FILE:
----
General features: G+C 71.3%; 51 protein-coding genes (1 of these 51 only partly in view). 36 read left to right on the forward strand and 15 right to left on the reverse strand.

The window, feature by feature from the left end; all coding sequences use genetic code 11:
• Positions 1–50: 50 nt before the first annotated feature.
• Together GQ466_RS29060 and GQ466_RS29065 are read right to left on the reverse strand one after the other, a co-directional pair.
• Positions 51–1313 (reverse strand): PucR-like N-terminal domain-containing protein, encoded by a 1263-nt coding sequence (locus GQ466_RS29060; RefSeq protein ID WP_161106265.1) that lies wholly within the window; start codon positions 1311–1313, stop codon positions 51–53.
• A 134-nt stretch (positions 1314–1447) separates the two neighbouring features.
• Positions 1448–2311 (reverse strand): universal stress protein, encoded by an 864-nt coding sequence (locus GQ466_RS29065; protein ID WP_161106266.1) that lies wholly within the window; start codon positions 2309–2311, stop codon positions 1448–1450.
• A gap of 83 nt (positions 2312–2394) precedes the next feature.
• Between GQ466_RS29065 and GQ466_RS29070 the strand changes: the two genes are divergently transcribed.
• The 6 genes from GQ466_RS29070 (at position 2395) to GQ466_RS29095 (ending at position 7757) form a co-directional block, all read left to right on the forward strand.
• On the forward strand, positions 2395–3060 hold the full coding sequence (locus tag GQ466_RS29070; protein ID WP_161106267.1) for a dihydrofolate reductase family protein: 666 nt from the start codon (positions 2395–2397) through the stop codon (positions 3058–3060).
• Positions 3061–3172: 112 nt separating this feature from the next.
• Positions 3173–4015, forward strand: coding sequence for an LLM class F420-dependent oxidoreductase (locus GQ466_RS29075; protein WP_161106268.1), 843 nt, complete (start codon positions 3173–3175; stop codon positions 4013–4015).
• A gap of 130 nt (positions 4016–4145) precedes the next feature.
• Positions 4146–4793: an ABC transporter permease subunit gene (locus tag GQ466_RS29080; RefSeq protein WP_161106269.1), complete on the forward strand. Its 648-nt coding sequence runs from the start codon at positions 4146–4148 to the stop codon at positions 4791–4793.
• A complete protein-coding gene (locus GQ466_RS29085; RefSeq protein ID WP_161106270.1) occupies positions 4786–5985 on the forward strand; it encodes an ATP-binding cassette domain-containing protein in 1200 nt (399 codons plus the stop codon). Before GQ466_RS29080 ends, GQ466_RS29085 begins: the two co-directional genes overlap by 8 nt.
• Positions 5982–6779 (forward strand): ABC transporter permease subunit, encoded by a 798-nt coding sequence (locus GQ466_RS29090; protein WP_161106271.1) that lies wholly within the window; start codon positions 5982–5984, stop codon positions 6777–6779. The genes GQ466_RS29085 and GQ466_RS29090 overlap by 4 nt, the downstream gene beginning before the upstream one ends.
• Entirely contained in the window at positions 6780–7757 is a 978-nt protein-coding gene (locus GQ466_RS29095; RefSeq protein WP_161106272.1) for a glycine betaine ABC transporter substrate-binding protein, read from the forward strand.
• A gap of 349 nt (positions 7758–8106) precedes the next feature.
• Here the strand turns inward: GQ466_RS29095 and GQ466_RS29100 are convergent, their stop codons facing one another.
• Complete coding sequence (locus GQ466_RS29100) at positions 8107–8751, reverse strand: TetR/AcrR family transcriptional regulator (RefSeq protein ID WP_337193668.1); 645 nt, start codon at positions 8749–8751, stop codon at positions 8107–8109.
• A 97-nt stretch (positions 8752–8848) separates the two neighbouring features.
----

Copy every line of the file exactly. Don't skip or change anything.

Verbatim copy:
General features: G+C 71.3%; 51 protein-coding genes (1 of these 51 only partly in view). 36 read left to right on the forward strand and 15 right to left on the reverse strand.

The window, feature by feature from the left end; all coding sequences use genetic code 11:
• Positions 1–50: 50 nt before the first annotated feature.
• Together GQ466_RS29060 and GQ466_RS29065 are read right to left on the reverse strand one after the other, a co-directional pair.
• Positions 51–1313 (reverse strand): PucR-like N-terminal domain-containing protein, encoded by a 1263-nt coding sequence (locus GQ466_RS29060; RefSeq protein ID WP_161106265.1) that lies wholly within the window; start codon positions 1311–1313, stop codon positions 51–53.
• A 134-nt stretch (positions 1314–1447) separates the two neighbouring features.
• Positions 1448–2311 (reverse strand): universal stress protein, encoded by an 864-nt coding sequence (locus GQ466_RS29065; protein ID WP_161106266.1) that lies wholly within the window; start codon positions 2309–2311, stop codon positions 1448–1450.
• A gap of 83 nt (positions 2312–2394) precedes the next feature.
• Between GQ466_RS29065 and GQ466_RS29070 the strand changes: the two genes are divergently transcribed.
• The 6 genes from GQ466_RS29070 (at position 2395) to GQ466_RS29095 (ending at position 7757) form a co-directional block, all read left to right on the forward strand.
• On the forward strand, positions 2395–3060 hold the full coding sequence (locus tag GQ466_RS29070; protein ID WP_161106267.1) for a dihydrofolate reductase family protein: 666 nt from the start codon (positions 2395–2397) through the stop codon (positions 3058–3060).
• Positions 3061–3172: 112 nt separating this feature from the next.
• Positions 3173–4015, forward strand: coding sequence for an LLM class F420-dependent oxidoreductase (locus GQ466_RS29075; protein WP_161106268.1), 843 nt, complete (start codon positions 3173–3175; stop codon positions 4013–4015).
• A gap of 130 nt (positions 4016–4145) precedes the next feature.
• Positions 4146–4793: an ABC transporter permease subunit gene (locus tag GQ466_RS29080; RefSeq protein WP_161106269.1), complete on the forward strand. Its 648-nt coding sequence runs from the start codon at positions 4146–4148 to the stop codon at positions 4791–4793.
• A complete protein-coding gene (locus GQ466_RS29085; RefSeq protein ID WP_161106270.1) occupies positions 4786–5985 on the forward strand; it encodes an ATP-binding cassette domain-containing protein in 1200 nt (399 codons plus the stop codon). Before GQ466_RS29080 ends, GQ466_RS29085 begins: the two co-directional genes overlap by 8 nt.
• Positions 5982–6779 (forward strand): ABC transporter permease subunit, encoded by a 798-nt coding sequence (locus GQ466_RS29090; protein WP_161106271.1) that lies wholly within the window; start codon positions 5982–5984, stop codon positions 6777–6779. The genes GQ466_RS29085 and GQ466_RS29090 overlap by 4 nt, the downstream gene beginning before the upstream one ends.
• Entirely contained in the window at positions 6780–7757 is a 978-nt protein-coding gene (locus GQ466_RS29095; RefSeq protein WP_161106272.1) for a glycine betaine ABC transporter substrate-binding protein, read from the forward strand.
• A gap of 349 nt (positions 7758–8106) precedes the next feature.
• Here the strand turns inward: GQ466_RS29095 and GQ466_RS29100 are convergent, their stop codons facing one another.
• Complete coding sequence (locus GQ466_RS29100) at positions 8107–8751, reverse strand: TetR/AcrR family transcriptional regulator (RefSeq protein ID WP_337193668.1); 645 nt, start codon at positions 8749–8751, stop codon at positions 8107–8109.
• A 97-nt stretch (positions 8752–8848) separates the two neighbouring features.